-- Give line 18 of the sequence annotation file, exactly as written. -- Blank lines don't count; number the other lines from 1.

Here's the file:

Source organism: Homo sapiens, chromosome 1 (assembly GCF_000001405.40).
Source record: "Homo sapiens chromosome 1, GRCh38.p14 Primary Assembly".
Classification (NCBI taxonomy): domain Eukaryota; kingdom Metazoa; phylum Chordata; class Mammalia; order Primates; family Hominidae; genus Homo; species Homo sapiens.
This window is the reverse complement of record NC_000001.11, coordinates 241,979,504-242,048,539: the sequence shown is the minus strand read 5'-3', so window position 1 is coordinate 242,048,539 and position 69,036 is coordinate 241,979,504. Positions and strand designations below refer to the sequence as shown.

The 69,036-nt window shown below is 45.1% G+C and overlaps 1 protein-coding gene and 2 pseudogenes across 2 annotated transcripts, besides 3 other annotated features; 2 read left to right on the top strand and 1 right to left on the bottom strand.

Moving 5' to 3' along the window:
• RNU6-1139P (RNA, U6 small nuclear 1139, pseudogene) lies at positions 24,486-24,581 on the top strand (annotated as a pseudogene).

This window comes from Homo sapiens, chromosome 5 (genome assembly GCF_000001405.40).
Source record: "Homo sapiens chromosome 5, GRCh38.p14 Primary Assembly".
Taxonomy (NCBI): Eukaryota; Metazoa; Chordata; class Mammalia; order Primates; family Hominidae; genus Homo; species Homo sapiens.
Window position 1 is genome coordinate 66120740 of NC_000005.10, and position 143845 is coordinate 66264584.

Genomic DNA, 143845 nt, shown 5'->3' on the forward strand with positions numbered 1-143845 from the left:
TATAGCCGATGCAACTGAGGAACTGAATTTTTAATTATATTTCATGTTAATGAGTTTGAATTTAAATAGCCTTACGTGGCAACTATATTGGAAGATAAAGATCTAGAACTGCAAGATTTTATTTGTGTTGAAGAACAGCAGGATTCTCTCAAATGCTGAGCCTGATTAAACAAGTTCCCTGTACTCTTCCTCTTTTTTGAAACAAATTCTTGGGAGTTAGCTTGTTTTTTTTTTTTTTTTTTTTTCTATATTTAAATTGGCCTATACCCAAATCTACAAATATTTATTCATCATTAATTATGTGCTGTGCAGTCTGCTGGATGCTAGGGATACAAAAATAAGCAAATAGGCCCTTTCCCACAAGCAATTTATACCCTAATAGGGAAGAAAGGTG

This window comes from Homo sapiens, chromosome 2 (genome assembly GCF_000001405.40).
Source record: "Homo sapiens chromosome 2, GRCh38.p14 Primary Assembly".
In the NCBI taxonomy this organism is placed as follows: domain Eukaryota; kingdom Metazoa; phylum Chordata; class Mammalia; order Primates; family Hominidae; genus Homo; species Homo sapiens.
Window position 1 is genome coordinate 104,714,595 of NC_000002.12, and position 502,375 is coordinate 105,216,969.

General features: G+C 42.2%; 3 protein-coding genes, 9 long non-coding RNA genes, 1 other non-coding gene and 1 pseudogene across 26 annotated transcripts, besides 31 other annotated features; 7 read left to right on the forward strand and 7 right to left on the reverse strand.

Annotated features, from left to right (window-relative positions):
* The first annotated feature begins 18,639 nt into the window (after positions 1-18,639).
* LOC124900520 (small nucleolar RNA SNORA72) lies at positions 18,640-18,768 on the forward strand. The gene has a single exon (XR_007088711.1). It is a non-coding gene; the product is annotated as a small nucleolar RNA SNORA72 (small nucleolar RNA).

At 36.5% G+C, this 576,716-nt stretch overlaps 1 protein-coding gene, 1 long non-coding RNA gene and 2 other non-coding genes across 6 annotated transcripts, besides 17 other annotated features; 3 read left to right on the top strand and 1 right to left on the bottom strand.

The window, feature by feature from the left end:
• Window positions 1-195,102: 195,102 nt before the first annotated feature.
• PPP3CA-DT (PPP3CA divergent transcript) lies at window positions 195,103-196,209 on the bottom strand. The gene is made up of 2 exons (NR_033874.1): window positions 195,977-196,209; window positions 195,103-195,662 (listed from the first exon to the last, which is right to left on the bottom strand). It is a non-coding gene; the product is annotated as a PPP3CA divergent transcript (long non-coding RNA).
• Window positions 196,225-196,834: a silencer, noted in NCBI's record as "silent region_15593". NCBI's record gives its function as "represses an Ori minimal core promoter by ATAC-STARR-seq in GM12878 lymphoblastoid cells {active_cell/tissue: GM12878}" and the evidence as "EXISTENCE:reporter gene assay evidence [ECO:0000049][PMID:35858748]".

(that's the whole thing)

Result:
General features: G+C 42.2%; 3 protein-coding genes, 9 long non-coding RNA genes, 1 other non-coding gene and 1 pseudogene across 26 annotated transcripts, besides 31 other annotated features; 7 read left to right on the forward strand and 7 right to left on the reverse strand.